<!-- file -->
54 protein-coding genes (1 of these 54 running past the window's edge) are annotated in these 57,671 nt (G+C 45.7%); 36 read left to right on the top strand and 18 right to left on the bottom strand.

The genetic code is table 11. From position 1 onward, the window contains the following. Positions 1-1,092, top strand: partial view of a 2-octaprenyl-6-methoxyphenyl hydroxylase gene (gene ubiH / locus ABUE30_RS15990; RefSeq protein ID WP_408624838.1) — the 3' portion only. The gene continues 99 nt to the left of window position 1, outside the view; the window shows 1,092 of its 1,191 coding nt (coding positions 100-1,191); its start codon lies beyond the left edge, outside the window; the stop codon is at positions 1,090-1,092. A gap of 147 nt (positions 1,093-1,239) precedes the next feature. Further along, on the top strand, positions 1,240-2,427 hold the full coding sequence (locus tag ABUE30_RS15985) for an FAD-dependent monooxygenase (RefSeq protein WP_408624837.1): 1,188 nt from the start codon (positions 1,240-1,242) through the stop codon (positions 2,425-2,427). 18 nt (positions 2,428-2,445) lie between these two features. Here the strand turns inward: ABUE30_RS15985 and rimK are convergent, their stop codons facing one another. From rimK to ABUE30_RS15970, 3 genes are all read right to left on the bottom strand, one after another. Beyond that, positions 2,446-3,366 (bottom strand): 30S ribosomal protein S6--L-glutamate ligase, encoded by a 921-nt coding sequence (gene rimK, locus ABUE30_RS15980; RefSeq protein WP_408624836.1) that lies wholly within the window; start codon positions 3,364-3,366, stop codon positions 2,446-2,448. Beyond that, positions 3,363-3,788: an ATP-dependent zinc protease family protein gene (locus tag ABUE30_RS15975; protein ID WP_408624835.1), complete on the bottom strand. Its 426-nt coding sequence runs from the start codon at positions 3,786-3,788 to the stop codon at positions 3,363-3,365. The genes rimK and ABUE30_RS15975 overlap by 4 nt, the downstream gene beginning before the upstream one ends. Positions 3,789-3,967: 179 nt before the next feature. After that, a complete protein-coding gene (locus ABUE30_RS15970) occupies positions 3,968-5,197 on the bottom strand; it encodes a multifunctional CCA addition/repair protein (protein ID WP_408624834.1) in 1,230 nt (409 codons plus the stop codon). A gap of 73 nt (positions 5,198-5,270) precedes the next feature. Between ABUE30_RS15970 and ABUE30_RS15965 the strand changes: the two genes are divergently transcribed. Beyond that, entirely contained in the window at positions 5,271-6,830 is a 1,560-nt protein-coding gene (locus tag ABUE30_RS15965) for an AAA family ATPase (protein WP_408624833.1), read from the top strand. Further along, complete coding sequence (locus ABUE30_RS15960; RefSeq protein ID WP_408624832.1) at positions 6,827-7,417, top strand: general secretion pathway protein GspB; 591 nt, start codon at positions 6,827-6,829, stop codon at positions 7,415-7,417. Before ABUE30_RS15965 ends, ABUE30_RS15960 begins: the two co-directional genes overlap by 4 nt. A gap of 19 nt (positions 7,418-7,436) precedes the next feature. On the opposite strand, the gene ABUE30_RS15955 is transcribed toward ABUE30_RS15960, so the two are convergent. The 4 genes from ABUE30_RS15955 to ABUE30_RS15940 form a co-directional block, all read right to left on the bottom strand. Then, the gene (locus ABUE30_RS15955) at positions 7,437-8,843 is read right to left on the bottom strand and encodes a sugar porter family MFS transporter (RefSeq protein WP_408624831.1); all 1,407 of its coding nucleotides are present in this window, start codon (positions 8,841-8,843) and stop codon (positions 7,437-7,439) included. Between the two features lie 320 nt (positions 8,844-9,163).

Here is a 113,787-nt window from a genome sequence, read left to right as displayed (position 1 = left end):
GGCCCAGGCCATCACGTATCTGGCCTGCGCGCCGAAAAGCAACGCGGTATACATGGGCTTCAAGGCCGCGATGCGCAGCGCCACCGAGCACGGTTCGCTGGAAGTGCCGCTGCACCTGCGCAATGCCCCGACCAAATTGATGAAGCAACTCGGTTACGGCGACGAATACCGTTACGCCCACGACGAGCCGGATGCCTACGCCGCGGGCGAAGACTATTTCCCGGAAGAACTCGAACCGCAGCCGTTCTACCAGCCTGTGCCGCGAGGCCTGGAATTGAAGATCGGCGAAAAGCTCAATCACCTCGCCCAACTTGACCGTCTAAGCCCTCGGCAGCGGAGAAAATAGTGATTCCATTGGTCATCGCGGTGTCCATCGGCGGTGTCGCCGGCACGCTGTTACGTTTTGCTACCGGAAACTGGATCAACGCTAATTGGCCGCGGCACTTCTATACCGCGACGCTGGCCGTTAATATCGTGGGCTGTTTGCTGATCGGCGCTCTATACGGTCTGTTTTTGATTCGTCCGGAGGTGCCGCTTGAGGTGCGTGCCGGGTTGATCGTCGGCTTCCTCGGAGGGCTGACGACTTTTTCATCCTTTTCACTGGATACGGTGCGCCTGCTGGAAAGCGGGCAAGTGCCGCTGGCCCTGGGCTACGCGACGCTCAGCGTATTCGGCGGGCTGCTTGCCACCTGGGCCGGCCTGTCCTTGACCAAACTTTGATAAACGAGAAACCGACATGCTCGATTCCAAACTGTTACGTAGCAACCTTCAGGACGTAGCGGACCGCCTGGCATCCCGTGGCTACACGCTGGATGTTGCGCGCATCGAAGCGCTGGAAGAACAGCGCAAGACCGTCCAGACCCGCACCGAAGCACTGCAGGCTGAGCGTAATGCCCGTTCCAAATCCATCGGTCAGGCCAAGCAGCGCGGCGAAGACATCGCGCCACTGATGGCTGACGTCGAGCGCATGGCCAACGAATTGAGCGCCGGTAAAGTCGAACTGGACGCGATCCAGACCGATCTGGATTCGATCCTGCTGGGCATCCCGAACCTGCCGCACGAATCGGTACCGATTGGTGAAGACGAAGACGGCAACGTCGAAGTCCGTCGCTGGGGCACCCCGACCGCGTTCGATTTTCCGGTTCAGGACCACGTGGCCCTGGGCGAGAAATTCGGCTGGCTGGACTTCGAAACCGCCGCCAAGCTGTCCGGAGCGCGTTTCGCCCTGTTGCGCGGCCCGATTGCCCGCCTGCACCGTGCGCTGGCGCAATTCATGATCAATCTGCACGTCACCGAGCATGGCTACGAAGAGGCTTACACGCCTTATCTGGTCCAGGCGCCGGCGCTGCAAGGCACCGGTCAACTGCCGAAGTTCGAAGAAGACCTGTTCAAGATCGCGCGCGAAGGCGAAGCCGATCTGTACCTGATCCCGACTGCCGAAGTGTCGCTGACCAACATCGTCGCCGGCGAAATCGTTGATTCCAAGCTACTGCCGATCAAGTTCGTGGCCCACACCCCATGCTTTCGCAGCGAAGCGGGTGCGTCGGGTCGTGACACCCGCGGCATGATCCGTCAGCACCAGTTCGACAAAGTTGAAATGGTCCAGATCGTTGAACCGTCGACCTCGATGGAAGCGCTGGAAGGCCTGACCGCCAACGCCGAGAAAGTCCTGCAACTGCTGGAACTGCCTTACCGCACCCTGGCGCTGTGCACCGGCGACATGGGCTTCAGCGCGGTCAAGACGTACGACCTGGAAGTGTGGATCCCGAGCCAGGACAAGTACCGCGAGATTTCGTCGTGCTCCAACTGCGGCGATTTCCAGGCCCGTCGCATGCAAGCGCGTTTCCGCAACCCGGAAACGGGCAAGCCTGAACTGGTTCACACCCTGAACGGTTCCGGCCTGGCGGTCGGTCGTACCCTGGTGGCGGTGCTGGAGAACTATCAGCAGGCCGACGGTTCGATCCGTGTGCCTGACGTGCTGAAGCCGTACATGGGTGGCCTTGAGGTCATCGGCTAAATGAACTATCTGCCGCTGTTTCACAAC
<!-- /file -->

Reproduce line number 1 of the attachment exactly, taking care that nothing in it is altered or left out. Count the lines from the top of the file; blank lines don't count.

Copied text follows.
54 protein-coding genes (1 of these 54 running past the window's edge) are annotated in these 57,671 nt (G+C 45.7%); 36 read left to right on the top strand and 18 right to left on the bottom strand.